Maximizing Your Potential to Win at Mediation

ACC Charlotte Focus

Authored Article



Given that mediation is mandatory in North Carolina and in most other states, in-house lawyers who handle litigation are now well-versed in the mediation process. Mediation typically begin with an opening session, during which the mediator is likely to tell the parties that a successful mediation is one in which both sides walk away unhappy. While we understand this sentiment, we respectfully disagree.

For corporations, reaching a settlement on agreeable terms is usually preferable to dealing with the uncertainty and risks of trial. Typically, mediation provides the best opportunity for parties to a dispute to reach such an agreement. Moreover, because parties to a dispute come to mediation (hopefully) with the goal of settling the case, it also provides the best opportunity to reach a settlement on favorable terms. In other words, like any other negotiation, we think you should try to “win” at mediation, so that your opponent is the one to walk away unhappy rather than you.

I. Defining a “Win” at Mediation

The first step in “winning” at mediation is to determine what constitutes a “win.” Usually, a “win” at trial means a complete vindication of your rights (whether a defense verdict or a verdict in the amount you requested). As we all know, this is difficult to achieve and can be extremely expensive. At mediation, on the other hand, a “win” should be defined as achieving a settlement that is in line with your assessment of the risks associated with trial or arbitration and minimizes the costs of going forward. For example, if you believe there is a 50% chance that a verdict in the amount of one million dollars will be entered against you at trial, then any settlement under $500,000.00 could be considered a “win.” Of course, there are numerous factors that should go into this analysis (legal fees, possible range of outcomes, avoidance of publicity, etc.), and it is never as straightforward as this example. That said, in order to “win” at mediation, you must first work with outside counsel to perform a sufficient analysis so you at least know what a “win” actually looks like. Too often, clients and counsel treat mediation as just another step in the process and try to perform their analysis at the mediation, leaving them strategically behind and unprepared to deal with a strategic opponent.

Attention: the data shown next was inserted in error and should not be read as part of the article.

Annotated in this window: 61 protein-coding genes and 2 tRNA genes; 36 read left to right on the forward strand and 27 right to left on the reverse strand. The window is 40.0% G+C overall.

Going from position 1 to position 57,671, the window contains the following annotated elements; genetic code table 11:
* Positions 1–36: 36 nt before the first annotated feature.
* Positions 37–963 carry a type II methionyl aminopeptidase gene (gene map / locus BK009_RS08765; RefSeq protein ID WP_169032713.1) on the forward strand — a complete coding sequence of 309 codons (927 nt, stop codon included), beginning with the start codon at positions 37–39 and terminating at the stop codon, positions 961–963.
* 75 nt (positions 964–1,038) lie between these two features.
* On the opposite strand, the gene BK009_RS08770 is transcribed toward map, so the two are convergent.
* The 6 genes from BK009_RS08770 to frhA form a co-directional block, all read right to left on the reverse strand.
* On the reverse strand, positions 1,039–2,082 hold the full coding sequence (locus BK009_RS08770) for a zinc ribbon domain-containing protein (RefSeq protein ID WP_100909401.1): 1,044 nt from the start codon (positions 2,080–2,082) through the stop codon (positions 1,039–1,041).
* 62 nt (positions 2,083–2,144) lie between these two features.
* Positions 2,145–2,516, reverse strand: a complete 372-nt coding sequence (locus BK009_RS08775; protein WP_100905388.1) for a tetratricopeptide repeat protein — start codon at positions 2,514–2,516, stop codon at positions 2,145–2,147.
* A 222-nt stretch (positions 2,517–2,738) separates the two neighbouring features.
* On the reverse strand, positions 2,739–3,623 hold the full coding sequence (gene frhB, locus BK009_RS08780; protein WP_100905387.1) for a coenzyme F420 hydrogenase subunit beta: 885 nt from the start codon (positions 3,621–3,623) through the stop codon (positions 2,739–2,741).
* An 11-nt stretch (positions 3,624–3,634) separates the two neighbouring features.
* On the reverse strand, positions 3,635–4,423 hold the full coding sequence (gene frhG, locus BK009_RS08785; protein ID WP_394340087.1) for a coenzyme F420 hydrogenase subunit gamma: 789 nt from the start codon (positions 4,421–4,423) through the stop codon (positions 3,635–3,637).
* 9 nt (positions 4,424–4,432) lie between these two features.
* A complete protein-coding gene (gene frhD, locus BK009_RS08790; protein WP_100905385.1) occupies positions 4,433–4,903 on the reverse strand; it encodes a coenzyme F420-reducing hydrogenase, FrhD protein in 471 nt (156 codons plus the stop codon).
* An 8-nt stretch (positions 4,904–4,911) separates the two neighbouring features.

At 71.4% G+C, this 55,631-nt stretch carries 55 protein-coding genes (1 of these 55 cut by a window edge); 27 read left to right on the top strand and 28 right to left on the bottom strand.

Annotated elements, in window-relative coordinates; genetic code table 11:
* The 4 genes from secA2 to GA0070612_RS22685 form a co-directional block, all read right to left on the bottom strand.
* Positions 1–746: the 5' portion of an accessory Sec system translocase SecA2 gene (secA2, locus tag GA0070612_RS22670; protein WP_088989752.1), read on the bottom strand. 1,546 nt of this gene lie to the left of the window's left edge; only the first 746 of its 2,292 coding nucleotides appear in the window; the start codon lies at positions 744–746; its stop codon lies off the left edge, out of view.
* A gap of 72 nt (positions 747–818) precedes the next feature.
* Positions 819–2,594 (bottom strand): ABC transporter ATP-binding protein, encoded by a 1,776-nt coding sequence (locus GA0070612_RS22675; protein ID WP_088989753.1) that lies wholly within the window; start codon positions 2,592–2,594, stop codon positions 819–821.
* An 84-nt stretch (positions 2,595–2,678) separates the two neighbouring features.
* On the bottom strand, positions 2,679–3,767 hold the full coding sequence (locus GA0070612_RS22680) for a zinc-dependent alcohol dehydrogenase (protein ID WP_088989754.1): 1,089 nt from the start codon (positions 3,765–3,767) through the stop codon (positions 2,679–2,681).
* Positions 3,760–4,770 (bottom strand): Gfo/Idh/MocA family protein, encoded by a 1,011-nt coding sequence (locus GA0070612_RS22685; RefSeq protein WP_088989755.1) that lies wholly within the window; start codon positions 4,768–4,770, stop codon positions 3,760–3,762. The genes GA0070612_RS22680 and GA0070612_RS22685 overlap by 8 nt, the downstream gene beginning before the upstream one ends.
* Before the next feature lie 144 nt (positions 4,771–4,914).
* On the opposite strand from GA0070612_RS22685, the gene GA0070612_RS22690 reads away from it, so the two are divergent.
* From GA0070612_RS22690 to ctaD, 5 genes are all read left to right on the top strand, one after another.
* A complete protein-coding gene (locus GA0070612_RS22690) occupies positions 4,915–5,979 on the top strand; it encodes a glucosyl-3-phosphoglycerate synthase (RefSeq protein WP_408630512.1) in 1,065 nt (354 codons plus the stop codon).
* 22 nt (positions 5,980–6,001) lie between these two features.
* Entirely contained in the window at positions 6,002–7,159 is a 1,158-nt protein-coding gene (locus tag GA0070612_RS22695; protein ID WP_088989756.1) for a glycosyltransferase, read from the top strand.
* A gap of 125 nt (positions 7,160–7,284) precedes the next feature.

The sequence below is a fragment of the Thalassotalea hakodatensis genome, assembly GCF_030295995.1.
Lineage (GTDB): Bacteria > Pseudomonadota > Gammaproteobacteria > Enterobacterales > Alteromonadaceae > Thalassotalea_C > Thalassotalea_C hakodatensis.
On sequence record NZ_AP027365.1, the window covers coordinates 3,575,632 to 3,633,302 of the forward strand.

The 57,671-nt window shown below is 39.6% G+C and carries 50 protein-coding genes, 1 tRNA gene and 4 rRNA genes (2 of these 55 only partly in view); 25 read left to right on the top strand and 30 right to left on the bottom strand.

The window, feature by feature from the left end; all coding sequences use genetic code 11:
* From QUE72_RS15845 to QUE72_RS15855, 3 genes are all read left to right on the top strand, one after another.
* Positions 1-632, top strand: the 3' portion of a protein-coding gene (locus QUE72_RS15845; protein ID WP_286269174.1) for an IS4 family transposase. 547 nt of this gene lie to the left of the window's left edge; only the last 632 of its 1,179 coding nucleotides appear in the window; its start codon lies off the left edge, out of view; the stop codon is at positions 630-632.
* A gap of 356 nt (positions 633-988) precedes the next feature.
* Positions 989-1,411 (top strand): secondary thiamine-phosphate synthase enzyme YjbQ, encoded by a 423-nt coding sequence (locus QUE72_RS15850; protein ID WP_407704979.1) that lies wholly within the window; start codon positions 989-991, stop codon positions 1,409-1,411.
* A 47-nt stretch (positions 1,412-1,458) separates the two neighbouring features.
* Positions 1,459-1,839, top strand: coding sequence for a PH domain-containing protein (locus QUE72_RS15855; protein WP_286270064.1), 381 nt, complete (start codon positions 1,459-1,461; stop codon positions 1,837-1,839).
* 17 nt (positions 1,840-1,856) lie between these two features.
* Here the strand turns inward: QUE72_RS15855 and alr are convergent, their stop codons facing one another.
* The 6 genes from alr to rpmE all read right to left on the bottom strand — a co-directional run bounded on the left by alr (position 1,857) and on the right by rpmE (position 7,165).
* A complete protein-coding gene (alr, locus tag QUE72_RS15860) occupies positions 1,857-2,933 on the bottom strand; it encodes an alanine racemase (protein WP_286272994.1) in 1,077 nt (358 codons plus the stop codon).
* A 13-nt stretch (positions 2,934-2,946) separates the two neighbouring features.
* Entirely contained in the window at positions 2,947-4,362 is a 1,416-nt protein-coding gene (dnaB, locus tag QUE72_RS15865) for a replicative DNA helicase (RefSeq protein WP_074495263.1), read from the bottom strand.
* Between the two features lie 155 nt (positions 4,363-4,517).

II. Positioning the Case to “Win” at Mediation

This step goes hand-in-hand with defining what a “win” is at mediation. In particular, the purpose of discovery (both informal and formal) is always two-fold: (1) to learn facts that will allow you to evaluate your case, and (2) to learn and emphasize facts that help your case. In other words, one of the goals of discovery should be to create risk for the other side to consider before mediation.

In today’s litigation environment, everyone knows that most cases will eventually settle. As a result, it is easy to fall into the mindset of simply trying keep costs down until you get to mediation. It is possible to settle cases at mediation this way, and it may save some legal fees, but it is unlikely that you will “win” mediation this way. In other words, whatever you save in legal fees, you are likely giving away much more in settlement value. The only way to “win” at mediation is to position your case so that (1) you will be prepared to go to trial, and (2), more importantly, the other side knows that you will be prepared to go to trial. In today’s environment, where fewer lawyers have actual trial experience, this is extremely valuable.

This does not mean that you should never agree to an early mediation. It does mean, though, that whenever you mediate, you should not do so in a vacuum. For example, if you mediate early, you may want to wait until you receive your initial discovery responses. Alternatively, if you mediate in the middle of discovery, you may want to wait until you have completed the critical depositions. Regardless of when you mediate, though, in order to “win,” you will need some leverage to use with the other side. The only way to do this is to develop facts which cast doubt on the other side’s position.